Deborah, meanwhile, didn’t seem to be a huge fan of the between-game “commercial breaks”, aka the parts where they pan the crowd looking for celebrities and cute kids. I laughed and cheered every time they showed people flossing (or attempting to floss), and was equally overjoyed when they showed that Bill Clinton, Kevin and Joe Jonas, Sophie Turner (you better believe they played the shit out of the GoT theme song for a borderline uncomfortably long time when they got to her), Anna Chlumsky and John Mulaney were in the audience. Deborah, meanwhile, sat huffily with her arms folded. (I imagined what it would look like if she got me in a headlock, and it wasn’t pretty.)

While Deborah never curb stomped me, she did punish me via the plastic grocery bag full of Indian food she’d brought in and steadily consumed throughout the match. At one point, when it became clear that Sharapova was in the weeds for real, I swear to god she started farting as some sort of retribution. MY EYES WERE EVEN BURNING. Granted, Indian food notoriously makes you gassy, but this felt personal.

It wasn’t long before I had my ultimate victory, though, because Sharapova LOST DOT COM! You guys don’t even know how many times I’ve screamed at my TV because she’s managed to pull off a win, but it all felt like fate had led me specifically to this moment, where the noise polluter was suddenly quieted for at least one more season RIGHT BEFORE MY VERY EYES.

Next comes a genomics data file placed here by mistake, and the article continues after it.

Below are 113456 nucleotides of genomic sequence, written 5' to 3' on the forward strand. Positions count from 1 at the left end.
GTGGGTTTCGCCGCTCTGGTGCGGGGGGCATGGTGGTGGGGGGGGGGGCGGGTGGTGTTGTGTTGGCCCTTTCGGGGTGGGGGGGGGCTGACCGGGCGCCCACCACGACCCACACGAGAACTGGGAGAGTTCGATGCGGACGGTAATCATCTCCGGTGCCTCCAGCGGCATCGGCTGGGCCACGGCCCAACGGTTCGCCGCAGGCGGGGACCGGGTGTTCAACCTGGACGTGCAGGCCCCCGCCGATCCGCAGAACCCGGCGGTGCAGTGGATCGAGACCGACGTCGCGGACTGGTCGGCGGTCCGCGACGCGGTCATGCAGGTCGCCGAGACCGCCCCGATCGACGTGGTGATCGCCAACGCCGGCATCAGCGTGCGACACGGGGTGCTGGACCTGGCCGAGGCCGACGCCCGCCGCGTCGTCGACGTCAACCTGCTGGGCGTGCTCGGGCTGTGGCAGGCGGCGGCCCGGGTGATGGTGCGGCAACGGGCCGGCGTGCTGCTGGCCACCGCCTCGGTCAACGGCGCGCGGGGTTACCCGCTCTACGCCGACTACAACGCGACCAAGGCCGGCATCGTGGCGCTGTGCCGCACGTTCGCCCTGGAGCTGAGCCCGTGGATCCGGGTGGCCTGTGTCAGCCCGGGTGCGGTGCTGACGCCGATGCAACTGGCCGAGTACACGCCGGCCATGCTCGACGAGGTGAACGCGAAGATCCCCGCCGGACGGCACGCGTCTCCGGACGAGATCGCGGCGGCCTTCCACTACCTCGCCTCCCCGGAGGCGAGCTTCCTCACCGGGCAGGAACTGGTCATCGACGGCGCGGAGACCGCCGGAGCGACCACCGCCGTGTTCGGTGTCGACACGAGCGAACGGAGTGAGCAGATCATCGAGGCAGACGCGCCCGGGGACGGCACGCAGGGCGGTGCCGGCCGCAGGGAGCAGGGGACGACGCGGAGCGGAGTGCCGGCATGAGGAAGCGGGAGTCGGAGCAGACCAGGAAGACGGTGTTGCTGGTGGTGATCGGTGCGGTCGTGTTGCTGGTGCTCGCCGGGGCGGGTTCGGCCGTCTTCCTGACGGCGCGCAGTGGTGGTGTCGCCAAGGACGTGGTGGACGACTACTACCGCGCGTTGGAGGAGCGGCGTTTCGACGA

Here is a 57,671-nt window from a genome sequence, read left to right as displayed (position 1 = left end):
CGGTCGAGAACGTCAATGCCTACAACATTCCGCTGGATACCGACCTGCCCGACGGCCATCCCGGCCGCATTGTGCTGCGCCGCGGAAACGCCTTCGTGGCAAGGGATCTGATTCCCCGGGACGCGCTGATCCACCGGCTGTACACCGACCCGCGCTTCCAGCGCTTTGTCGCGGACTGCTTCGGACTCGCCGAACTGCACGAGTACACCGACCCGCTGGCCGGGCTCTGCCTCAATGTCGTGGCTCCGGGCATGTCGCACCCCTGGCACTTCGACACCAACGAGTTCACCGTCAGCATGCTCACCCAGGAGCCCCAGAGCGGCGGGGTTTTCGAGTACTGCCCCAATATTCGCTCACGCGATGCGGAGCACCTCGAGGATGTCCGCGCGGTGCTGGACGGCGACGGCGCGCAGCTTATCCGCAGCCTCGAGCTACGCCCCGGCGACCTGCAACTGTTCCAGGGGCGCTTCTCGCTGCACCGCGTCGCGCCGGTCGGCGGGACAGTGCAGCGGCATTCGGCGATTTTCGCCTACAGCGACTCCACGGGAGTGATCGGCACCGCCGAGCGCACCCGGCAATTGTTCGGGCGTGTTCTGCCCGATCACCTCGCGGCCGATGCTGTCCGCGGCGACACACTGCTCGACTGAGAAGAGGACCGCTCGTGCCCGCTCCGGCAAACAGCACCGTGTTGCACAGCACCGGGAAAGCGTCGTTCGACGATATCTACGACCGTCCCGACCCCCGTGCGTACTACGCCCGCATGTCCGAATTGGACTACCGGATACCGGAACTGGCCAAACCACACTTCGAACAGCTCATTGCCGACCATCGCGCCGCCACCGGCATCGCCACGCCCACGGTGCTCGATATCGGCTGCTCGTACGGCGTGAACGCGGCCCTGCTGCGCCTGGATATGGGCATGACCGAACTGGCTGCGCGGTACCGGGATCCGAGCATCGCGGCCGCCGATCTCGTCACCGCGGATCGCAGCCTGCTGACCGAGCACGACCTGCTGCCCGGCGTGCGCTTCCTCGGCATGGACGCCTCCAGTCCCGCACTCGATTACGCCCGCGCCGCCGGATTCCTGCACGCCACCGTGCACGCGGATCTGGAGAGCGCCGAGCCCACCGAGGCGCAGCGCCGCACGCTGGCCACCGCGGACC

But then came the between matches part, where either I’d have to make my way out from the center of the row (which had filled up considerably since the beginning of the match), or I’d have to silently sit next to Deborah, my arch-nemesis. Again, the expensive liquid courage helped me to decide that I’d stay put, and if she wanted to beat me up, at least there’d be witnesses! (And maybe we’d even make it onto the jumbo tron!)

Weirdly, though, she took the loss gracefully (or, whatever the Deborah equivalent of gracefully is), and decided to strike up conversation. I don’t know if that was better or worse than the rivalry we had going before. Actually, I do know – it was worse. Granted, she seemed like a nice enough lady, but once you imagine someone putting you in a choke hold, it’s hard to shake the feeling of unrest.

She first asked, “Don’t you think the Sharapova ban was too long?” I did not. In fact, I don’t think it was long enough. But I didn’t say that, I just said a non-polarizing, “I dunno.”

Next, she asked me if I was a Federer fan. I said, “Well, isn’t everybody? He’s like the easiest guy to point to and say ‘I’m with him.’ He’s kind of like the Yankees of tennis, right?” and I laughed, and she did not laugh, and said, “Don’t say that.” (I wished I had not.) We somehow overcame that discomfort, because she began telling me she had won lots of money gambling on matches from the day before. I know people will bet on literally any and everything, but I mean…come on, man, it’s TENNIS! Save it for the NFL!